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Even in the Bronze Age, Humans Altered Soil Chemistry

Ancient bones from Ireland reveal that farming has changed nitrogen composition in land for the last 3,000 years.

Jun 13, 2018
Kerry Grens

ISTOCK, GRAFXART8888Like their contemporary counterparts, farmers in Bronze Age Ireland contributed to long-lasting changes in the soil. A study of hundreds of bones whose ages span thousands of years finds their nitrogen compositions shifted around 3,000 years ago to reflect the expansion of agriculture, deforestation, and animal husbandry, scientists report today (June 13) in Science Advances.

“This is a tipping point for an entire ecological system,” Sarah McClure, a zooarchaeologist at Penn State University who wasn’t involved in the study, tells Gizmodo. “In the Bronze Age, you get these prolonged, deep shifts in the nitrogen composition of the soils due to human activity that never really go away.”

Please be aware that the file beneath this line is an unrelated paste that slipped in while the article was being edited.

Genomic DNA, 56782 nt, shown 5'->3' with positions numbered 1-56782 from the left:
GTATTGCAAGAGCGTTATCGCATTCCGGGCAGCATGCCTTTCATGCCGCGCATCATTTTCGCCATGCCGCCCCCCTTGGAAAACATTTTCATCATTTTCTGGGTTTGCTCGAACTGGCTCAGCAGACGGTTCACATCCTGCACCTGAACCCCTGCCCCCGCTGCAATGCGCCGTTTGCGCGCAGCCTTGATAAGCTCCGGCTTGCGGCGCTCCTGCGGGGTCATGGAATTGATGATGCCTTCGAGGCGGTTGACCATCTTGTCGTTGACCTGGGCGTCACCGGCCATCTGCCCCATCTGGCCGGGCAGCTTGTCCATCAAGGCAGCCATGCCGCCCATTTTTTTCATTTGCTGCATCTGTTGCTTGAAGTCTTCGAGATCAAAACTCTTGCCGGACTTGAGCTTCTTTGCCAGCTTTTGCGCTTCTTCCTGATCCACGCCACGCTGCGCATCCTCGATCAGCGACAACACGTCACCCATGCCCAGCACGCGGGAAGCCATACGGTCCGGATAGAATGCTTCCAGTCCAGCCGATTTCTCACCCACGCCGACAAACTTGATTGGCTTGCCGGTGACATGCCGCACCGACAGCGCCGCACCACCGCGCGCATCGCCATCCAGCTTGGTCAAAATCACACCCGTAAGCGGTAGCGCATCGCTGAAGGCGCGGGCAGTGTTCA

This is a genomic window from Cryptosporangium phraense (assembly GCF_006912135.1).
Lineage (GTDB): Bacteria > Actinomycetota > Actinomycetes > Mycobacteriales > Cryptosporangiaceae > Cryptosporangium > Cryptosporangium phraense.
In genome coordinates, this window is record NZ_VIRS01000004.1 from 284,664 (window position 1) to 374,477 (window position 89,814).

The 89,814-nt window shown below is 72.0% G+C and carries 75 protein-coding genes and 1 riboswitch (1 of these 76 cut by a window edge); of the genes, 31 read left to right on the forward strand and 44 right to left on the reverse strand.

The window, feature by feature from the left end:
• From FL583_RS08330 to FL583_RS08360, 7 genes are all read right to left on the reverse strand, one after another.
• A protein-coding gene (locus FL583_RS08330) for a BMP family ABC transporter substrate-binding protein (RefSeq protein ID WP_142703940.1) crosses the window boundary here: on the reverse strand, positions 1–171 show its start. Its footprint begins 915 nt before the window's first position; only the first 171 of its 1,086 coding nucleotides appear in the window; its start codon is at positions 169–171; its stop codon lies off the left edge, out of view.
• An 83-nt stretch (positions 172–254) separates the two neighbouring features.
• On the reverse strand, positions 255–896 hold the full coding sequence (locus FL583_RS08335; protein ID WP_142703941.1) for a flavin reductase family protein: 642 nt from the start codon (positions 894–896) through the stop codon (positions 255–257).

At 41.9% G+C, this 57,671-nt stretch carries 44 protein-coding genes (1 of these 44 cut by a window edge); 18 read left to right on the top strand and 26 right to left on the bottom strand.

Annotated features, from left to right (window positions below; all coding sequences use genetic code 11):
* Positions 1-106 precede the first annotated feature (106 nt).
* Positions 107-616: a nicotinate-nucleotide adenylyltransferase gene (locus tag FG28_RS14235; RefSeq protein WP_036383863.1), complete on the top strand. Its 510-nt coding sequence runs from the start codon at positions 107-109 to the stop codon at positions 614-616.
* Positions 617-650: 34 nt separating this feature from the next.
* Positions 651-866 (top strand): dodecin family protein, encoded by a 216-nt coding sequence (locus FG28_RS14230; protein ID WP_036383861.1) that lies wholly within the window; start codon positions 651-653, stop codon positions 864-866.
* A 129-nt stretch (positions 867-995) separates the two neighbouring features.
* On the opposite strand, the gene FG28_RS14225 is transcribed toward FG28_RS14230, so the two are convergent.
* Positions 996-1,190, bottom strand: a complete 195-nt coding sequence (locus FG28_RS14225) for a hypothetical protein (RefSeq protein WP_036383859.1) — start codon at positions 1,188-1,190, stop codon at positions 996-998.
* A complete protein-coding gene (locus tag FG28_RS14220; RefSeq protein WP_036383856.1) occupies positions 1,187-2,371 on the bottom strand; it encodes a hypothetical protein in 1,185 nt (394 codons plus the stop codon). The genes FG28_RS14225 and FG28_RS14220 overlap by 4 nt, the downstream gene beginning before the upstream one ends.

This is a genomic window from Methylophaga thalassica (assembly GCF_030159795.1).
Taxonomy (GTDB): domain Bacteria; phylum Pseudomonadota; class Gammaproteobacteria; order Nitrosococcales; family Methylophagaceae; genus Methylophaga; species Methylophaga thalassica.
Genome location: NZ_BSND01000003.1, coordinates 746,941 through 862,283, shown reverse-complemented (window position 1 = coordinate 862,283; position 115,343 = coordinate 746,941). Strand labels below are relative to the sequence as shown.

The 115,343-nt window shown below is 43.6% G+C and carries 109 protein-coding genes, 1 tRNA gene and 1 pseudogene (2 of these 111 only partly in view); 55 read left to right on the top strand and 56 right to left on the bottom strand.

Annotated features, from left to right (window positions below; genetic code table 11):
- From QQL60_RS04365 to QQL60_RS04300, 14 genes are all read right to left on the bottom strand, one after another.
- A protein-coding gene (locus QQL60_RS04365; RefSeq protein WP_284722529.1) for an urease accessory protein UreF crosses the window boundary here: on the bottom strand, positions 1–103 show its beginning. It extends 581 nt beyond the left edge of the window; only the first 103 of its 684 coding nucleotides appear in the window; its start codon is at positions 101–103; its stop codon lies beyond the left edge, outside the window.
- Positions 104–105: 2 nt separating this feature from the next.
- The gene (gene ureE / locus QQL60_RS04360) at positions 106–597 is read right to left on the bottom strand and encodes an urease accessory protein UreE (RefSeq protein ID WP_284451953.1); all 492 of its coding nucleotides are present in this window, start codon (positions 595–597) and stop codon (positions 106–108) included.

The researchers analyzed the abundance of a nitrogen isotope, 15N, a marker of human activity, in several hundred bones from animals that died during the past 6,000 years. The isotope’s relative abundance remained stable among herbivores until the middle-late Bronze Age, when its levels rose by about 2 percent. The levels remained high, for the most part, over the coming millennia.

The trend was the same among a subset of wild herbivores, although to a lesser degree, “suggesting that this baseline shift in herbivore bone collagen [15N] reflects a broad change in the nitrogen isotopic compositions of plants and soil nutrients in Ireland’s terrestrial ecosystem,” the authors write in their report.

According to Gizmodo, the results could shift the start of the anthropocene—the era of humans’ influence on the planet—earlier.

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